Aviation Novelties (Jun, 1932)
Novices Learn Flying On the Roof
GROUND flying has been practiced for years, it is true, and some old-timer used to try starting from a roof; but the British invention at the left stays right on the roof, to which it is fixed by a pivot. All the controls of the plane can be operated by the student, under instruction.
The new Whitley “Hoverplane”, a device for the instruction of unfledged aviators, being demonstrated on the roof of London’s largest department store.
Big French Plane Has Twin Bodies
This big Bleriot has two passenger cabins, side by side, each accommodating six passengers. Two 500 h.p. motors give a speed of 125 miles an hour. The pilots’ cabin is located immediately behind the motor gondolas.
Airport for Heart of Metropolis
A French architect, M. Lurcat, designed the airdrome illustrated above, for the middle of the river Seine, in the midst of Paris, to expedite passenger service. The Eiffel Tower is seen in the foreground.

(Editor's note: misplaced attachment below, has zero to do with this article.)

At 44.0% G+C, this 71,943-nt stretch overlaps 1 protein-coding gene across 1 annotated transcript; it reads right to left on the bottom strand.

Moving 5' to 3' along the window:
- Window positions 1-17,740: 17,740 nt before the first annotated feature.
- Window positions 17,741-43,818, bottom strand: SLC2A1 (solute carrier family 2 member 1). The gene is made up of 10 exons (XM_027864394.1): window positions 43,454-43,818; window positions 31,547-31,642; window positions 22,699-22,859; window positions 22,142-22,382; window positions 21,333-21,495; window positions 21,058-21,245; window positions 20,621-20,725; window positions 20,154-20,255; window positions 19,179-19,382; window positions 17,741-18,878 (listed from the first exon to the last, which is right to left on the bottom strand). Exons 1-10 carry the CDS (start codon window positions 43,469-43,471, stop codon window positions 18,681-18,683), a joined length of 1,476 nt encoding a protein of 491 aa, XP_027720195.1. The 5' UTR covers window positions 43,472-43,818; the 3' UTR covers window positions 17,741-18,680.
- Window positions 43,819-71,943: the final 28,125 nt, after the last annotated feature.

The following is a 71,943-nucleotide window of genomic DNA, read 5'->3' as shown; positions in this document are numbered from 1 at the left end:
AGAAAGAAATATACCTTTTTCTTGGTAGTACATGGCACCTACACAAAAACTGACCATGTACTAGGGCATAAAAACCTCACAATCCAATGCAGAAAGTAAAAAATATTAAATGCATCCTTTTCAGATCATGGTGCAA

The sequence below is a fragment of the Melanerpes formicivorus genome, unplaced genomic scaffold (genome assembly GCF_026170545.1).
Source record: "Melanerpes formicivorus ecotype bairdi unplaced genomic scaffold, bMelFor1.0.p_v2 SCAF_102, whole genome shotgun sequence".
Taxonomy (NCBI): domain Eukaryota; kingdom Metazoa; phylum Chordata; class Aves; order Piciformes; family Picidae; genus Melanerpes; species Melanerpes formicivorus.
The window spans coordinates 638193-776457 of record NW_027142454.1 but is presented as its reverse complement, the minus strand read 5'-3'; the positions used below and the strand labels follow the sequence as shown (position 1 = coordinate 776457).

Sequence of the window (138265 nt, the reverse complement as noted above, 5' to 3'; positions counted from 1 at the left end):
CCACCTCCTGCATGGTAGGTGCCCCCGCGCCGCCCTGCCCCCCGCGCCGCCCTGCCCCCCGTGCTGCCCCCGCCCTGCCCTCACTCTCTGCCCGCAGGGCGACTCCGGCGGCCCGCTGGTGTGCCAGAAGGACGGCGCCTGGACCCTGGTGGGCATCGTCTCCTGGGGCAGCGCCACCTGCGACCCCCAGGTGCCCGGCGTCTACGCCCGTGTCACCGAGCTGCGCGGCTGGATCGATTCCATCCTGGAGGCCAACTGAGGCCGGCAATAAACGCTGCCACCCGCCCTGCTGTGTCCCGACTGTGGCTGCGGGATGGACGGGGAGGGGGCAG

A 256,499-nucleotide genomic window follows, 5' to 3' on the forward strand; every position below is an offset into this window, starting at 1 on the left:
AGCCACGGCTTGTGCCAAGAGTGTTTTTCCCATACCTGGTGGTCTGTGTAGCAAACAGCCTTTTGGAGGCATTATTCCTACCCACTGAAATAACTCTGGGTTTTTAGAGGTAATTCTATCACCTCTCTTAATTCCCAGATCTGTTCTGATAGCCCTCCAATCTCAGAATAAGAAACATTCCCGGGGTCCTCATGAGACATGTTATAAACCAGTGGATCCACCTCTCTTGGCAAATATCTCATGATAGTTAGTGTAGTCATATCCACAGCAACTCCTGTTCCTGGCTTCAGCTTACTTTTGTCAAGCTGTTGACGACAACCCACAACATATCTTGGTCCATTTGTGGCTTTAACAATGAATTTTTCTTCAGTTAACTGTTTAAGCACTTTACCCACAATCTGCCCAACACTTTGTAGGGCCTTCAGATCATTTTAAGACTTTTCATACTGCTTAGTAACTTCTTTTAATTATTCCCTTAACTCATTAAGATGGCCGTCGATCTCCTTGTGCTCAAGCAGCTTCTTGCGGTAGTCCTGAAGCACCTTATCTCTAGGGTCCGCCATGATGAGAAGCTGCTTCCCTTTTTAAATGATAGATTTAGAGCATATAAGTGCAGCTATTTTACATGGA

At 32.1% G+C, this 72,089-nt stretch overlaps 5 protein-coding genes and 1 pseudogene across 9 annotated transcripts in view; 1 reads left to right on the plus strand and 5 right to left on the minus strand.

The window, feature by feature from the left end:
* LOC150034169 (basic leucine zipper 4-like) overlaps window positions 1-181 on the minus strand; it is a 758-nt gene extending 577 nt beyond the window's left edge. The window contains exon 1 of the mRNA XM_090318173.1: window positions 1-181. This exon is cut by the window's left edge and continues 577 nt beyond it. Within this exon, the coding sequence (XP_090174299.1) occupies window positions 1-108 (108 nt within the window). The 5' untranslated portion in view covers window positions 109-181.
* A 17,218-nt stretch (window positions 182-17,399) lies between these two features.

Crack-Ups Can’t Hurt You in This
A view of the shock-proof fuselage of M. Albert Sauvant, after a fall over a precipice in the Alps. Notwithstanding the wreck of the wings, the inventor emerged unhurt.
New Sport for Glider Experts
A variation of the old tournament sport of hooking a brass ring from a “merry-go-round” is that of spearing toy balloons from a glider; now in vogue among the glider pilots in a tournament at Hollywood, Calif,